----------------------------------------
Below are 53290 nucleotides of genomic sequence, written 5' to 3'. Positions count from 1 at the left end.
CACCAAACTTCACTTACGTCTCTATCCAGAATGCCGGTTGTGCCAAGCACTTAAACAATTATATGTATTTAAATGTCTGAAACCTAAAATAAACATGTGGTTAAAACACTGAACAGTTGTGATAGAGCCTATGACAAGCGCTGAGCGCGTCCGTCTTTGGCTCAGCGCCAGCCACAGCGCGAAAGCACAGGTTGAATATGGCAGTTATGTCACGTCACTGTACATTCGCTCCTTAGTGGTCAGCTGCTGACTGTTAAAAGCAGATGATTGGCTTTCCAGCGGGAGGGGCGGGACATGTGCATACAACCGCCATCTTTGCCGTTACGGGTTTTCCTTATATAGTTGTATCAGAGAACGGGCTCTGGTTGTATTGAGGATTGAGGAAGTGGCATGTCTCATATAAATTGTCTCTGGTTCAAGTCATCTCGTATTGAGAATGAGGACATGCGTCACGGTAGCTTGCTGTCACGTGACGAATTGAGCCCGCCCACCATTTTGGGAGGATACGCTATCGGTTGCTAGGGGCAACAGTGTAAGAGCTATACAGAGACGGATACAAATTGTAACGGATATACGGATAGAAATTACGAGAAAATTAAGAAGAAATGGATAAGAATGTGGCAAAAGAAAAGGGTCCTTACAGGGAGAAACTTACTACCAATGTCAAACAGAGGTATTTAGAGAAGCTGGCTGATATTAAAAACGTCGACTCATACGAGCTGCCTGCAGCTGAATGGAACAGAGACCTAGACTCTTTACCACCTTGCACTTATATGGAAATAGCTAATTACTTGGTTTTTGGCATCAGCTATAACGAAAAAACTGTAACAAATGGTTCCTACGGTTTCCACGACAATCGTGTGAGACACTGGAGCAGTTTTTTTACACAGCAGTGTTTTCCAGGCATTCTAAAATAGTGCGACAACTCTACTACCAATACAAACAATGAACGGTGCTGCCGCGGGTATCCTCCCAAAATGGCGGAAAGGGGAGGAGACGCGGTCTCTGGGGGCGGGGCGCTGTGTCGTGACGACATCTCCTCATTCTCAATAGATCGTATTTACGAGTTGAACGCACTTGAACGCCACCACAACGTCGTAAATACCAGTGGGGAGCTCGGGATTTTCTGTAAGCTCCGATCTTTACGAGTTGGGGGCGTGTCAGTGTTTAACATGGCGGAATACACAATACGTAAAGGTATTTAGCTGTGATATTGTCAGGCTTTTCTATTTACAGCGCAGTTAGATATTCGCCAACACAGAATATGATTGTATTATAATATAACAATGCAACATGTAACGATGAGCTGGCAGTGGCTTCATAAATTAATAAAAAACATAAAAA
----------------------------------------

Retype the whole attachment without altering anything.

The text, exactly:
Below are 53290 nucleotides of genomic sequence, written 5' to 3'. Positions count from 1 at the left end.
CACCAAACTTCACTTACGTCTCTATCCAGAATGCCGGTTGTGCCAAGCACTTAAACAATTATATGTATTTAAATGTCTGAAACCTAAAATAAACATGTGGTTAAAACACTGAACAGTTGTGATAGAGCCTATGACAAGCGCTGAGCGCGTCCGTCTTTGGCTCAGCGCCAGCCACAGCGCGAAAGCACAGGTTGAATATGGCAGTTATGTCACGTCACTGTACATTCGCTCCTTAGTGGTCAGCTGCTGACTGTTAAAAGCAGATGATTGGCTTTCCAGCGGGAGGGGCGGGACATGTGCATACAACCGCCATCTTTGCCGTTACGGGTTTTCCTTATATAGTTGTATCAGAGAACGGGCTCTGGTTGTATTGAGGATTGAGGAAGTGGCATGTCTCATATAAATTGTCTCTGGTTCAAGTCATCTCGTATTGAGAATGAGGACATGCGTCACGGTAGCTTGCTGTCACGTGACGAATTGAGCCCGCCCACCATTTTGGGAGGATACGCTATCGGTTGCTAGGGGCAACAGTGTAAGAGCTATACAGAGACGGATACAAATTGTAACGGATATACGGATAGAAATTACGAGAAAATTAAGAAGAAATGGATAAGAATGTGGCAAAAGAAAAGGGTCCTTACAGGGAGAAACTTACTACCAATGTCAAACAGAGGTATTTAGAGAAGCTGGCTGATATTAAAAACGTCGACTCATACGAGCTGCCTGCAGCTGAATGGAACAGAGACCTAGACTCTTTACCACCTTGCACTTATATGGAAATAGCTAATTACTTGGTTTTTGGCATCAGCTATAACGAAAAAACTGTAACAAATGGTTCCTACGGTTTCCACGACAATCGTGTGAGACACTGGAGCAGTTTTTTTACACAGCAGTGTTTTCCAGGCATTCTAAAATAGTGCGACAACTCTACTACCAATACAAACAATGAACGGTGCTGCCGCGGGTATCCTCCCAAAATGGCGGAAAGGGGAGGAGACGCGGTCTCTGGGGGCGGGGCGCTGTGTCGTGACGACATCTCCTCATTCTCAATAGATCGTATTTACGAGTTGAACGCACTTGAACGCCACCACAACGTCGTAAATACCAGTGGGGAGCTCGGGATTTTCTGTAAGCTCCGATCTTTACGAGTTGGGGGCGTGTCAGTGTTTAACATGGCGGAATACACAATACGTAAAGGTATTTAGCTGTGATATTGTCAGGCTTTTCTATTTACAGCGCAGTTAGATATTCGCCAACACAGAATATGATTGTATTATAATATAACAATGCAACATGTAACGATGAGCTGGCAGTGGCTTCATAAATTAATAAAAAACATAAAAA